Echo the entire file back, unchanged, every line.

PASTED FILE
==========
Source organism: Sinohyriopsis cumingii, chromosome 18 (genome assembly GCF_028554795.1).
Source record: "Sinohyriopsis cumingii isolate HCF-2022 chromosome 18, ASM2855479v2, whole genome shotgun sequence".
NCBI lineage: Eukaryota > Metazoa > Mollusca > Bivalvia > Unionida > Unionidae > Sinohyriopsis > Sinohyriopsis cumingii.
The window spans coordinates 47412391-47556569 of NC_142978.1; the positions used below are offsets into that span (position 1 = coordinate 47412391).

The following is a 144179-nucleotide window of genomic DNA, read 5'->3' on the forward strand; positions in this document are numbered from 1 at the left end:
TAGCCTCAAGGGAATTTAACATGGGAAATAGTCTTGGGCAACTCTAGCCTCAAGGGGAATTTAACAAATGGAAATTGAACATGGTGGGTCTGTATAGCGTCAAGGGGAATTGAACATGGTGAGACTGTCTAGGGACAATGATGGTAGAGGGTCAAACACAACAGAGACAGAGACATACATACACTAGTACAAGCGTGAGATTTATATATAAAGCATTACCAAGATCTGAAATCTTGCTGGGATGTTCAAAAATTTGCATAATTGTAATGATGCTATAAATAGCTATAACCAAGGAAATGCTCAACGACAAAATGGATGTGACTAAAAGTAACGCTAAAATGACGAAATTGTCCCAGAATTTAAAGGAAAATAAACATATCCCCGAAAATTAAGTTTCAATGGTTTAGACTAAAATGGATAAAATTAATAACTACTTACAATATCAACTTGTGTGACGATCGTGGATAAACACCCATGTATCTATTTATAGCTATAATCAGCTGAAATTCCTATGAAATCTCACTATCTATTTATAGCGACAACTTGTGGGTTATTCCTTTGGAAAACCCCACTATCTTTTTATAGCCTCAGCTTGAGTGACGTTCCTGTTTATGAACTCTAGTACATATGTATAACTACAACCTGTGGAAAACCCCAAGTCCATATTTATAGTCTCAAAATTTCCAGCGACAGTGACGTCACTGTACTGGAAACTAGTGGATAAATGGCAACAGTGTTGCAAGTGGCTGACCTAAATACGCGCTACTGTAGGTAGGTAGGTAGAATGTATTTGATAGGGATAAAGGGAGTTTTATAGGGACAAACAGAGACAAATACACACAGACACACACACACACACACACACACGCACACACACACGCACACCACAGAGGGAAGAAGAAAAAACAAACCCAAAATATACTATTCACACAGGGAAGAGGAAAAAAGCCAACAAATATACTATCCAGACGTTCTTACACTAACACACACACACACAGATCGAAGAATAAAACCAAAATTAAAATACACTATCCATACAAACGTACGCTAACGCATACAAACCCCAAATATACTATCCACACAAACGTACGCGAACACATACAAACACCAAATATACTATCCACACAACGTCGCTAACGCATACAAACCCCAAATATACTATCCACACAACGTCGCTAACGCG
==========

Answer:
Source organism: Sinohyriopsis cumingii, chromosome 18 (genome assembly GCF_028554795.1).
Source record: "Sinohyriopsis cumingii isolate HCF-2022 chromosome 18, ASM2855479v2, whole genome shotgun sequence".
NCBI lineage: Eukaryota > Metazoa > Mollusca > Bivalvia > Unionida > Unionidae > Sinohyriopsis > Sinohyriopsis cumingii.
The window spans coordinates 47412391-47556569 of NC_142978.1; the positions used below are offsets into that span (position 1 = coordinate 47412391).

The following is a 144179-nucleotide window of genomic DNA, read 5'->3' on the forward strand; positions in this document are numbered from 1 at the left end:
TAGCCTCAAGGGAATTTAACATGGGAAATAGTCTTGGGCAACTCTAGCCTCAAGGGGAATTTAACAAATGGAAATTGAACATGGTGGGTCTGTATAGCGTCAAGGGGAATTGAACATGGTGAGACTGTCTAGGGACAATGATGGTAGAGGGTCAAACACAACAGAGACAGAGACATACATACACTAGTACAAGCGTGAGATTTATATATAAAGCATTACCAAGATCTGAAATCTTGCTGGGATGTTCAAAAATTTGCATAATTGTAATGATGCTATAAATAGCTATAACCAAGGAAATGCTCAACGACAAAATGGATGTGACTAAAAGTAACGCTAAAATGACGAAATTGTCCCAGAATTTAAAGGAAAATAAACATATCCCCGAAAATTAAGTTTCAATGGTTTAGACTAAAATGGATAAAATTAATAACTACTTACAATATCAACTTGTGTGACGATCGTGGATAAACACCCATGTATCTATTTATAGCTATAATCAGCTGAAATTCCTATGAAATCTCACTATCTATTTATAGCGACAACTTGTGGGTTATTCCTTTGGAAAACCCCACTATCTTTTTATAGCCTCAGCTTGAGTGACGTTCCTGTTTATGAACTCTAGTACATATGTATAACTACAACCTGTGGAAAACCCCAAGTCCATATTTATAGTCTCAAAATTTCCAGCGACAGTGACGTCACTGTACTGGAAACTAGTGGATAAATGGCAACAGTGTTGCAAGTGGCTGACCTAAATACGCGCTACTGTAGGTAGGTAGGTAGAATGTATTTGATAGGGATAAAGGGAGTTTTATAGGGACAAACAGAGACAAATACACACAGACACACACACACACACACACACACGCACACACACACGCACACCACAGAGGGAAGAAGAAAAAACAAACCCAAAATATACTATTCACACAGGGAAGAGGAAAAAAGCCAACAAATATACTATCCAGACGTTCTTACACTAACACACACACACACAGATCGAAGAATAAAACCAAAATTAAAATACACTATCCATACAAACGTACGCTAACGCATACAAACCCCAAATATACTATCCACACAAACGTACGCGAACACATACAAACACCAAATATACTATCCACACAACGTCGCTAACGCATACAAACCCCAAATATACTATCCACACAACGTCGCTAACGCG